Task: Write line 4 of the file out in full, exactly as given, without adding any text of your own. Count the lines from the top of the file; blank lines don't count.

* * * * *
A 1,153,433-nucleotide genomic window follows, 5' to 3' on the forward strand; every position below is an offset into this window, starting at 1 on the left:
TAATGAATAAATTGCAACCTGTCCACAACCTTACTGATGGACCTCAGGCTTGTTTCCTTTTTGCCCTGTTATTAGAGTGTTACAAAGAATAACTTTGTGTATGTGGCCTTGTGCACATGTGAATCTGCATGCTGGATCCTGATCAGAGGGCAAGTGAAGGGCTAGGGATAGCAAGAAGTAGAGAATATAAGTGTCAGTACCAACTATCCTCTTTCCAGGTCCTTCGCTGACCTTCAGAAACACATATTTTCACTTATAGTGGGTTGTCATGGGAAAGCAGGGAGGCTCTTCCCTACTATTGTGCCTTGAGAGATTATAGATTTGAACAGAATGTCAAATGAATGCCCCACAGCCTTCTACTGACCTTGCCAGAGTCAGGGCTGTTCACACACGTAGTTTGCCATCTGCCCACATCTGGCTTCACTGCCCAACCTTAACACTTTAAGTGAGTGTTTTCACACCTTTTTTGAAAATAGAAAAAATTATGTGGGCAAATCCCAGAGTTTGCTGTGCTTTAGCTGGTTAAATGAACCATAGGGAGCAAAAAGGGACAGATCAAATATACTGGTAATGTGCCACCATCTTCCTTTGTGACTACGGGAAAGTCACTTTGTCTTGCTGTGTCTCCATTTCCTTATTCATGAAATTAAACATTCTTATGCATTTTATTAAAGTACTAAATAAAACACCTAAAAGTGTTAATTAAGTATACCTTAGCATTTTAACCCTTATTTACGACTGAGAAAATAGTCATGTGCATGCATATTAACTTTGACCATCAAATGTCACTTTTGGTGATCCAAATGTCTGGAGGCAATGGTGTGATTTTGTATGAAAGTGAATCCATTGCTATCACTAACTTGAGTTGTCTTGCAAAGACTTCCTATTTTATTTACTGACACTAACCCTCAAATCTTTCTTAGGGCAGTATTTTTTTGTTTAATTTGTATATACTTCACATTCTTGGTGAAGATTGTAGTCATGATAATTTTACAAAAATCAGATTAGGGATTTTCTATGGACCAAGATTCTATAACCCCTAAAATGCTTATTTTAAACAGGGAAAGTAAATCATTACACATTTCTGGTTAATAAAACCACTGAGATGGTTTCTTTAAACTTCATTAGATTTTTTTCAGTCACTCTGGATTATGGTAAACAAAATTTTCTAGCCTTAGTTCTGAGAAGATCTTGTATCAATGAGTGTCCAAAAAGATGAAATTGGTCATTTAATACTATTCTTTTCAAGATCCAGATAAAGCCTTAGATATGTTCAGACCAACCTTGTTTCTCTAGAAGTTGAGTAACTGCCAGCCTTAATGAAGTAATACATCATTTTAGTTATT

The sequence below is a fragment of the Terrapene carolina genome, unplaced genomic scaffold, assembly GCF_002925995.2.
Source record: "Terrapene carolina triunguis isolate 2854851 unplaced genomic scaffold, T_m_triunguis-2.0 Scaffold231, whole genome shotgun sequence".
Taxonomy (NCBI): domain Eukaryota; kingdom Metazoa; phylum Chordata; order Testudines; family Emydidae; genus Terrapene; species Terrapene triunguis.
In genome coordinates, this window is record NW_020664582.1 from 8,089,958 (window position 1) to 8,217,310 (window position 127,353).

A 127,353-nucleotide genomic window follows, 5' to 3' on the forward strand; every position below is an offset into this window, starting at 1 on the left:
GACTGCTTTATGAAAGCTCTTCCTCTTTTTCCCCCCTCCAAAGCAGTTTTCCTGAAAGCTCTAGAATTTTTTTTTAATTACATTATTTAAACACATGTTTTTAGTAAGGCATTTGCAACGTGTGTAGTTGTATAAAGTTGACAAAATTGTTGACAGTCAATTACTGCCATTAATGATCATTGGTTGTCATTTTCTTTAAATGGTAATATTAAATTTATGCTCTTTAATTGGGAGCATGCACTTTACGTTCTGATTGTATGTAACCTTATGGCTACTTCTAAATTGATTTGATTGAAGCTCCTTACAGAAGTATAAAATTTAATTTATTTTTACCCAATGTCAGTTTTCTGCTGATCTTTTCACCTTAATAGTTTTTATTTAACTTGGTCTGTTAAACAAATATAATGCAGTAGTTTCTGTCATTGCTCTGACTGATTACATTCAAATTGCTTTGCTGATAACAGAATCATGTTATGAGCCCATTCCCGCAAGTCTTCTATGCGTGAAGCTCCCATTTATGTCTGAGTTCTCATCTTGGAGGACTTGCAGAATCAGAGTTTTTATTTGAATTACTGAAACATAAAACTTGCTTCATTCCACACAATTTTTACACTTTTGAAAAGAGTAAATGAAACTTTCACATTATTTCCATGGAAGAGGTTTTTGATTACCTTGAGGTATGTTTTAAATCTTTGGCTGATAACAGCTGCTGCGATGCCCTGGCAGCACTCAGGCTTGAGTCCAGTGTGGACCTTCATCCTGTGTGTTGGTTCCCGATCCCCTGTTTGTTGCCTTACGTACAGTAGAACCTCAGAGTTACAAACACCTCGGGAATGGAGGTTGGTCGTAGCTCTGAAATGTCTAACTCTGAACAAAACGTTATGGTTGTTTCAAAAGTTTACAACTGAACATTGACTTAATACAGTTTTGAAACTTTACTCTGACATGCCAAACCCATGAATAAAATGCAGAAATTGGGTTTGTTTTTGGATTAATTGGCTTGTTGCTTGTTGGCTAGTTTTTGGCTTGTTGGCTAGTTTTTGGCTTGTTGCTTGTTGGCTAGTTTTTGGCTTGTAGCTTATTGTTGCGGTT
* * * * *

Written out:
Source record: "Terrapene carolina triunguis isolate 2854851 unplaced genomic scaffold, T_m_triunguis-2.0 Scaffold231, whole genome shotgun sequence".